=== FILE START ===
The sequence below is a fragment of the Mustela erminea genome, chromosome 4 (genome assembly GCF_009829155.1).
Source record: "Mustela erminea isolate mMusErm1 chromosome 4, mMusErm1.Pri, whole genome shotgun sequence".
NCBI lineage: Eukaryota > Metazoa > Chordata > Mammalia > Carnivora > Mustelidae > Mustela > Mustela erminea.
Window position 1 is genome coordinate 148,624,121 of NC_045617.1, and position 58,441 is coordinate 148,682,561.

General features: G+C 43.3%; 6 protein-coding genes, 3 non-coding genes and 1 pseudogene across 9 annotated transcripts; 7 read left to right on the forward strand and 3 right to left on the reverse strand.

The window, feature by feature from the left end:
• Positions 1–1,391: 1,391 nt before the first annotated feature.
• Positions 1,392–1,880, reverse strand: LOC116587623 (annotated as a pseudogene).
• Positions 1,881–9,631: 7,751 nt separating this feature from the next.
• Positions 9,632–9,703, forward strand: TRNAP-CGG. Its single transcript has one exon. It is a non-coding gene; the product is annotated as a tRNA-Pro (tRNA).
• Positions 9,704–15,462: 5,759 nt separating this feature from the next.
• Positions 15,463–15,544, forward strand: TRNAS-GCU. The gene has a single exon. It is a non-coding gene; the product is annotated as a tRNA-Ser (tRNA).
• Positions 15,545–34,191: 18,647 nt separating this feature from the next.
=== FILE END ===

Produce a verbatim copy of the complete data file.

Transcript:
The sequence below is a fragment of the Mustela erminea genome, chromosome 4 (genome assembly GCF_009829155.1).
Source record: "Mustela erminea isolate mMusErm1 chromosome 4, mMusErm1.Pri, whole genome shotgun sequence".
NCBI lineage: Eukaryota > Metazoa > Chordata > Mammalia > Carnivora > Mustelidae > Mustela > Mustela erminea.
Window position 1 is genome coordinate 148,624,121 of NC_045617.1, and position 58,441 is coordinate 148,682,561.

General features: G+C 43.3%; 6 protein-coding genes, 3 non-coding genes and 1 pseudogene across 9 annotated transcripts; 7 read left to right on the forward strand and 3 right to left on the reverse strand.

The window, feature by feature from the left end:
• Positions 1–1,391: 1,391 nt before the first annotated feature.
• Positions 1,392–1,880, reverse strand: LOC116587623 (annotated as a pseudogene).
• Positions 1,881–9,631: 7,751 nt separating this feature from the next.
• Positions 9,632–9,703, forward strand: TRNAP-CGG. Its single transcript has one exon. It is a non-coding gene; the product is annotated as a tRNA-Pro (tRNA).
• Positions 9,704–15,462: 5,759 nt separating this feature from the next.
• Positions 15,463–15,544, forward strand: TRNAS-GCU. The gene has a single exon. It is a non-coding gene; the product is annotated as a tRNA-Ser (tRNA).
• Positions 15,545–34,191: 18,647 nt separating this feature from the next.